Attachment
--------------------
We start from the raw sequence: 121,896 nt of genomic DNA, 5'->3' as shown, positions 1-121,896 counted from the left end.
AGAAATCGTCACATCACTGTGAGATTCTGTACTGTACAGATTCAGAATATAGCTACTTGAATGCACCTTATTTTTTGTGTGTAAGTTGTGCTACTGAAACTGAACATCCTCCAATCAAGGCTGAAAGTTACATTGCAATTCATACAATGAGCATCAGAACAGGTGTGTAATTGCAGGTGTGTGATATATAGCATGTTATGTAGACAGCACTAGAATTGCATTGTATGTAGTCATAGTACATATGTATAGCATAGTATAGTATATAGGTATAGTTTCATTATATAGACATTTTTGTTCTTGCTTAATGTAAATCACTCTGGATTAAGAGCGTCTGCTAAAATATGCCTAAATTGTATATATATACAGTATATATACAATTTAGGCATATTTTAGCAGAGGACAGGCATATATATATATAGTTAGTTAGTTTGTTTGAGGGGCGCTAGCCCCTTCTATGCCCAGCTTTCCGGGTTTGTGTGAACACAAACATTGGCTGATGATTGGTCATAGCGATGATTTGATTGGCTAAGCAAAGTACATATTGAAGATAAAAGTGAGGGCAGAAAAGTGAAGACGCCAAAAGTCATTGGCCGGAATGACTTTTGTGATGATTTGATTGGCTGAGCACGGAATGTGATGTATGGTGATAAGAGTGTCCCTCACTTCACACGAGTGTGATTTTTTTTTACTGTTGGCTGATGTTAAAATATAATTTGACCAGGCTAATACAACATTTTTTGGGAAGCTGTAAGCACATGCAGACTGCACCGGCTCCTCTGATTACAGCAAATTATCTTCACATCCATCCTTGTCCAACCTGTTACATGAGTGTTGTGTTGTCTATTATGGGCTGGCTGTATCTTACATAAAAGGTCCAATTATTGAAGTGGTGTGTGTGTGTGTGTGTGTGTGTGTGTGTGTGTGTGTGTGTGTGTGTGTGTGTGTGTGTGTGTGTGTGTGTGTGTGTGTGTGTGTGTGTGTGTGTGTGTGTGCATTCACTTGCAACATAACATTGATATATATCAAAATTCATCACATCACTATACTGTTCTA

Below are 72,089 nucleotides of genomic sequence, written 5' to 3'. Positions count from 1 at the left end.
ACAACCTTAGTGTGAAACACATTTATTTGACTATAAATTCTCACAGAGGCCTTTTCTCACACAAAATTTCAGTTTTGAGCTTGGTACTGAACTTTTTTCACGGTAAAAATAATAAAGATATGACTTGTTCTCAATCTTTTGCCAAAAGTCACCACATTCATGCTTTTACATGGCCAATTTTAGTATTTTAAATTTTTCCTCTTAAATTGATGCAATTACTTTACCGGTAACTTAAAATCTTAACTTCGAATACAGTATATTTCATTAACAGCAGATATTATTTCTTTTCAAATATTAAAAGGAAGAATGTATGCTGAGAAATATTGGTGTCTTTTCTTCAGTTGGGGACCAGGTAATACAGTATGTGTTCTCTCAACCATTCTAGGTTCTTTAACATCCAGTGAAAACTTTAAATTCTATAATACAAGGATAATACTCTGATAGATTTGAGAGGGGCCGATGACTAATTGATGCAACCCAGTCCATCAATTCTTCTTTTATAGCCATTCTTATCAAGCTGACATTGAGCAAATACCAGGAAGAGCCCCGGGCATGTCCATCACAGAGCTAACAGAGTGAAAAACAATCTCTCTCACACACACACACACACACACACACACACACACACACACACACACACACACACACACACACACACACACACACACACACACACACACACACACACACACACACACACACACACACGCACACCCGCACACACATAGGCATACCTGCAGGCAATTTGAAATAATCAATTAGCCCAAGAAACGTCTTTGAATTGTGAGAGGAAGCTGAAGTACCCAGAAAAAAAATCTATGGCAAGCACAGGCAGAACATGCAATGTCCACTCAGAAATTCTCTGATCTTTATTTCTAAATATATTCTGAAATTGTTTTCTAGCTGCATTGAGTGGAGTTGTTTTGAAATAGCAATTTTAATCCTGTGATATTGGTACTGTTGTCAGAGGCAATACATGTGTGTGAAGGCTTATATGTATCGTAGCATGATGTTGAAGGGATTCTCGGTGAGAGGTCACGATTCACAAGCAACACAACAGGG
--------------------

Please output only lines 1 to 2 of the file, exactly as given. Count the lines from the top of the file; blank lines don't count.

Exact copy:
We start from the raw sequence: 121,896 nt of genomic DNA, 5'->3' as shown, positions 1-121,896 counted from the left end.
AGAAATCGTCACATCACTGTGAGATTCTGTACTGTACAGATTCAGAATATAGCTACTTGAATGCACCTTATTTTTTGTGTGTAAGTTGTGCTACTGAAACTGAACATCCTCCAATCAAGGCTGAAAGTTACATTGCAATTCATACAATGAGCATCAGAACAGGTGTGTAATTGCAGGTGTGTGATATATAGCATGTTATGTAGACAGCACTAGAATTGCATTGTATGTAGTCATAGTACATATGTATAGCATAGTATAGTATATAGGTATAGTTTCATTATATAGACATTTTTGTTCTTGCTTAATGTAAATCACTCTGGATTAAGAGCGTCTGCTAAAATATGCCTAAATTGTATATATATACAGTATATATACAATTTAGGCATATTTTAGCAGAGGACAGGCATATATATATATAGTTAGTTAGTTTGTTTGAGGGGCGCTAGCCCCTTCTATGCCCAGCTTTCCGGGTTTGTGTGAACACAAACATTGGCTGATGATTGGTCATAGCGATGATTTGATTGGCTAAGCAAAGTACATATTGAAGATAAAAGTGAGGGCAGAAAAGTGAAGACGCCAAAAGTCATTGGCCGGAATGACTTTTGTGATGATTTGATTGGCTGAGCACGGAATGTGATGTATGGTGATAAGAGTGTCCCTCACTTCACACGAGTGTGATTTTTTTTTACTGTTGGCTGATGTTAAAATATAATTTGACCAGGCTAATACAACATTTTTTGGGAAGCTGTAAGCACATGCAGACTGCACCGGCTCCTCTGATTACAGCAAATTATCTTCACATCCATCCTTGTCCAACCTGTTACATGAGTGTTGTGTTGTCTATTATGGGCTGGCTGTATCTTACATAAAAGGTCCAATTATTGAAGTGGTGTGTGTGTGTGTGTGTGTGTGTGTGTGTGTGTGTGTGTGTGTGTGTGTGTGTGTGTGTGTGTGTGTGTGTGTGTGTGTGTGTGTGTGTGTGTGTGTGTGTGCATTCACTTGCAACATAACATTGATATATATCAAAATTCATCACATCACTATACTGTTCTA